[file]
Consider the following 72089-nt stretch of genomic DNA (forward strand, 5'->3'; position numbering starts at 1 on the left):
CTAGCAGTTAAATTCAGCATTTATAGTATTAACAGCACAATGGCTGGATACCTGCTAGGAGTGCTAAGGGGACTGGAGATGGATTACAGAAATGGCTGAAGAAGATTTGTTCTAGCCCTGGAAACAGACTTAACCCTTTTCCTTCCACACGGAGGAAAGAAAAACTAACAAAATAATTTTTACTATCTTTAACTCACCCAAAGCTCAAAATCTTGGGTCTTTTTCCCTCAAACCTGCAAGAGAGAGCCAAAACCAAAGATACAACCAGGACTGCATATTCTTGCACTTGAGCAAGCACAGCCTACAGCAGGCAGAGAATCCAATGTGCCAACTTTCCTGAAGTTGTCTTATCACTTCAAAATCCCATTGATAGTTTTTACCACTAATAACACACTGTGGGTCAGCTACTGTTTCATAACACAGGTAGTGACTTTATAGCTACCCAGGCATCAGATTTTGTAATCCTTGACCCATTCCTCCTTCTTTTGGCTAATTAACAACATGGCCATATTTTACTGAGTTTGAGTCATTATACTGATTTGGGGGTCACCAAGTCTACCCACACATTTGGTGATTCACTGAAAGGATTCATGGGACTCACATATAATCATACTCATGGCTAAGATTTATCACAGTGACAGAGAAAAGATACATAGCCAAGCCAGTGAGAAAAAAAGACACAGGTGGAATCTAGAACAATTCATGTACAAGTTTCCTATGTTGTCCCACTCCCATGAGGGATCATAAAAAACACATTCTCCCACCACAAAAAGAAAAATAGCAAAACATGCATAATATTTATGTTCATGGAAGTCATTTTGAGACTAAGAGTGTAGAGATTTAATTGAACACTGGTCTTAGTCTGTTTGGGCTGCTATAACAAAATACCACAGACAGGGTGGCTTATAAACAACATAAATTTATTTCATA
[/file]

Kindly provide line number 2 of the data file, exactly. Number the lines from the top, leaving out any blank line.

CTAGCAGTTAAATTCAGCATTTATAGTATTAACAGCACAATGGCTGGATACCTGCTAGGAGTGCTAAGGGGACTGGAGATGGATTACAGAAATGGCTGAAGAAGATTTGTTCTAGCCCTGGAAACAGACTTAACCCTTTTCCTTCCACACGGAGGAAAGAAAAACTAACAAAATAATTTTTACTATCTTTAACTCACCCAAAGCTCAAAATCTTGGGTCTTTTTCCCTCAAACCTGCAAGAGAGAGCCAAAACCAAAGATACAACCAGGACTGCATATTCTTGCACTTGAGCAAGCACAGCCTACAGCAGGCAGAGAATCCAATGTGCCAACTTTCCTGAAGTTGTCTTATCACTTCAAAATCCCATTGATAGTTTTTACCACTAATAACACACTGTGGGTCAGCTACTGTTTCATAACACAGGTAGTGACTTTATAGCTACCCAGGCATCAGATTTTGTAATCCTTGACCCATTCCTCCTTCTTTTGGCTAATTAACAACATGGCCATATTTTACTGAGTTTGAGTCATTATACTGATTTGGGGGTCACCAAGTCTACCCACACATTTGGTGATTCACTGAAAGGATTCATGGGACTCACATATAATCATACTCATGGCTAAGATTTATCACAGTGACAGAGAAAAGATACATAGCCAAGCCAGTGAGAAAAAAAGACACAGGTGGAATCTAGAACAATTCATGTACAAGTTTCCTATGTTGTCCCACTCCCATGAGGGATCATAAAAAACACATTCTCCCACCACAAAAAGAAAAATAGCAAAACATGCATAATATTTATGTTCATGGAAGTCATTTTGAGACTAAGAGTGTAGAGATTTAATTGAACACTGGTCTTAGTCTGTTTGGGCTGCTATAACAAAATACCACAGACAGGGTGGCTTATAAACAACATAAATTTATTTCATA